Sunday, March 7, 2021

Everyday Hurts: A 2020 Litany

Isolation I

My heart hurts

I cannot see my precious innocents

who are only four and seven

some days I think they will forget me 

as if I never existed

My grown children are bitter and cynical

this, too, hurts my heart

because I brought them into this hard world

I can never make it up to them

I have been hard myself

though inside I feel as soft as an eight-year-old


I lost my darling cat the other day

I held my face against his

beautiful coat while the vet

administered the sleep drug as I hugged my sweet friend until his life was done

Now I await a new and special drug

my partner needs it even more;

the partner with whom I bicker so restlessly and constantly

you might think we participate in an Olympic competition

I resent him for not one sound reason

yet my heart hurts for hundreds of reasons

sometimes all it takes is a song

and I cry

Maybe my heart is too small and that’s why life seems so painful

I need a bigger heart

Because people have been so mean to each other,

someone has to hold the grief close and not let loose the

guns and tears,

It might as well be me


Isolation II

emails sign off with

“I’m working remotely

here’s my personal number in case you need me” (please don’t need me) 

wish the reader a standard  “have a good day!”, 

knowing the possibility of “have a happy” went out the window months ago. 

With laptop Windows open 

Spotify new age music on rotation 

I gaze out my own front window toward morning’s eastern glare;

pigeons flock to a neighbor’s roof peak 

as she shovels yet another scrim of an impossible heartbreak winter from her driveway, 

groomed so that I simultaneously admire and detest her perfection, mostly because I struggle to complete a mere single task, not to mention being paid for a full day’s work (extra credit for assimilated guilt, please)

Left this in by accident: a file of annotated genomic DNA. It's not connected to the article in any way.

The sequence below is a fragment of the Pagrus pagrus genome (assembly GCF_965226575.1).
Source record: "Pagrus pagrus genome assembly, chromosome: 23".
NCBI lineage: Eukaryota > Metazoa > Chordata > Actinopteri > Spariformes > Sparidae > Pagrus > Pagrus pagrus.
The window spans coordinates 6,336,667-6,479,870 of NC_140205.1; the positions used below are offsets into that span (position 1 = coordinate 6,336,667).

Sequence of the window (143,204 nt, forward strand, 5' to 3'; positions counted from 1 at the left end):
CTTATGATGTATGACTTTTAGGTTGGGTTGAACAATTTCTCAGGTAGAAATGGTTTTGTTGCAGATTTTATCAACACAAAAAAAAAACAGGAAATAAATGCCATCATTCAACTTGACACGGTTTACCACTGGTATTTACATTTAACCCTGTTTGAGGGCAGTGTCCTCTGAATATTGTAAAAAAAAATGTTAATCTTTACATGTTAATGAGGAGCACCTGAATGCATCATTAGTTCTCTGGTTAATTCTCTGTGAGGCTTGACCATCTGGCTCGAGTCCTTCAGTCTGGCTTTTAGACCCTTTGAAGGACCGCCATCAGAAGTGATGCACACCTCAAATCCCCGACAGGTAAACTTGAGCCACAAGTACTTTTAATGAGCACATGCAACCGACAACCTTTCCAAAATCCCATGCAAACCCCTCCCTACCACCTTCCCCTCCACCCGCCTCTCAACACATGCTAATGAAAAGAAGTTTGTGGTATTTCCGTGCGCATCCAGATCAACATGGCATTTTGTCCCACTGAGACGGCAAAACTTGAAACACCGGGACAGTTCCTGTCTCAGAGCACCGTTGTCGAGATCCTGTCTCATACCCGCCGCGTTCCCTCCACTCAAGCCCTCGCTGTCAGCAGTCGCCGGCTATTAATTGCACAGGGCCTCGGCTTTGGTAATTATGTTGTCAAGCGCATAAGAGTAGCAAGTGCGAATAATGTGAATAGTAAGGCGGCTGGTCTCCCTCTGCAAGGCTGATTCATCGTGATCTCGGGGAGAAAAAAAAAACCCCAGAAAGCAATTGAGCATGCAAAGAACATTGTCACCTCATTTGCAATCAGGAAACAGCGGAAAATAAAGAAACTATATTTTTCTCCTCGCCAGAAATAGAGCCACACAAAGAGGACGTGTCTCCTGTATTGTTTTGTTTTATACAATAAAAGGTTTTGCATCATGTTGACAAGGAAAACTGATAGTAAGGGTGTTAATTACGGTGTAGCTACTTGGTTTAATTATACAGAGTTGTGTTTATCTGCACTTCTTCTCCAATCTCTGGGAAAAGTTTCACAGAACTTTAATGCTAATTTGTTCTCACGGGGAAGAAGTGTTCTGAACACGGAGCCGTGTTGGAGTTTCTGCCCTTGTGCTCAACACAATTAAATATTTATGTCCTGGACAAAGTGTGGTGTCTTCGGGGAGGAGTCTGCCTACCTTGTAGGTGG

I remember former mental vigor, the uncanny and noteworthy speed I displayed in fulfillment of a simple request, and the selfless dedication on which I (used to) pride myself 

“If I Zoom one more time I’m gonna puke” (said as a joke) more time and I’ll have that secret emotional breakdown about which I’ve fantasized as I watch my own tiny face and hag-like neck tucked

within a grid of other tiny faces as we discuss even tinier problems in the face of economic collapse, lives-lost, and heart-aching statistics, all which could have been rendered so avoidable. 


Isolation III

My deepest heartache, though,

resides with the lonely un-rescue-ables 

like my mother.

She lives in what they call a studio apartment

that’s how they get you

*The fancy lobby chandelier

*Nurses on each floor

*24-hour Bingo

way to stave off the doom

There’s a pond outside her window

but the window is high above her wheelchair so she cannot see the sky,

or the trees or pond with ducks that swim there.

More like a prison, her studio is a place

where she cannot even get to the bathroom without a stranger’s help 

Surrounded by the same four walls for 300 days running,

except for the days she was “at hospital” to heal from the virus

she loved the change of scenery, 

then came to hate the loud TV and missed the ducks that she cannot see from her window 


Like a good, conditioned prisoner, she returned,


while my own heart beats 

waiting for another song

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